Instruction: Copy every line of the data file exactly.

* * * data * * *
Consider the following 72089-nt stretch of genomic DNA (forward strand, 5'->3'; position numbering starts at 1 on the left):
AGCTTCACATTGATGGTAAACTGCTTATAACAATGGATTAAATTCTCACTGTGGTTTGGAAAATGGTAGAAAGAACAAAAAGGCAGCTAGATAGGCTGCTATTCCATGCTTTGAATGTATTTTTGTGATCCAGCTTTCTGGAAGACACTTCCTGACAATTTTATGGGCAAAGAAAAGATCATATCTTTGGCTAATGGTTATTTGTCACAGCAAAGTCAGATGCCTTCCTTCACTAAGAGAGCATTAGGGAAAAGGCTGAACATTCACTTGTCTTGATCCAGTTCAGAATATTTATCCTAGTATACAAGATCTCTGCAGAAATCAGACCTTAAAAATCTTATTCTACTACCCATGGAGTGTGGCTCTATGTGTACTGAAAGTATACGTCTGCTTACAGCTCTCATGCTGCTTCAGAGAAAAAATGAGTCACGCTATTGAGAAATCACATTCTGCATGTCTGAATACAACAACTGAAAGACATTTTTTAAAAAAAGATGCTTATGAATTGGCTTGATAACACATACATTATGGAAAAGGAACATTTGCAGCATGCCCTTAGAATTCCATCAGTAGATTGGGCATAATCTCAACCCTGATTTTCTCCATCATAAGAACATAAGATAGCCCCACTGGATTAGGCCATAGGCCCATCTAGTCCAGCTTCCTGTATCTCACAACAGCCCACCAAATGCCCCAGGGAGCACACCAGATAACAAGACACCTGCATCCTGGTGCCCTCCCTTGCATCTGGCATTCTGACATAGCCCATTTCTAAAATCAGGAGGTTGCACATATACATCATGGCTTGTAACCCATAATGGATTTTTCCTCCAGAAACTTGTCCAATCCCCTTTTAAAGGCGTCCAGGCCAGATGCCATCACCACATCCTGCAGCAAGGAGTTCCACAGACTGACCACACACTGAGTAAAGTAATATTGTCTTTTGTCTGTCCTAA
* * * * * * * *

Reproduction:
Consider the following 72089-nt stretch of genomic DNA (forward strand, 5'->3'; position numbering starts at 1 on the left):
AGCTTCACATTGATGGTAAACTGCTTATAACAATGGATTAAATTCTCACTGTGGTTTGGAAAATGGTAGAAAGAACAAAAAGGCAGCTAGATAGGCTGCTATTCCATGCTTTGAATGTATTTTTGTGATCCAGCTTTCTGGAAGACACTTCCTGACAATTTTATGGGCAAAGAAAAGATCATATCTTTGGCTAATGGTTATTTGTCACAGCAAAGTCAGATGCCTTCCTTCACTAAGAGAGCATTAGGGAAAAGGCTGAACATTCACTTGTCTTGATCCAGTTCAGAATATTTATCCTAGTATACAAGATCTCTGCAGAAATCAGACCTTAAAAATCTTATTCTACTACCCATGGAGTGTGGCTCTATGTGTACTGAAAGTATACGTCTGCTTACAGCTCTCATGCTGCTTCAGAGAAAAAATGAGTCACGCTATTGAGAAATCACATTCTGCATGTCTGAATACAACAACTGAAAGACATTTTTTAAAAAAAGATGCTTATGAATTGGCTTGATAACACATACATTATGGAAAAGGAACATTTGCAGCATGCCCTTAGAATTCCATCAGTAGATTGGGCATAATCTCAACCCTGATTTTCTCCATCATAAGAACATAAGATAGCCCCACTGGATTAGGCCATAGGCCCATCTAGTCCAGCTTCCTGTATCTCACAACAGCCCACCAAATGCCCCAGGGAGCACACCAGATAACAAGACACCTGCATCCTGGTGCCCTCCCTTGCATCTGGCATTCTGACATAGCCCATTTCTAAAATCAGGAGGTTGCACATATACATCATGGCTTGTAACCCATAATGGATTTTTCCTCCAGAAACTTGTCCAATCCCCTTTTAAAGGCGTCCAGGCCAGATGCCATCACCACATCCTGCAGCAAGGAGTTCCACAGACTGACCACACACTGAGTAAAGTAATATTGTCTTTTGTCTGTCCTAA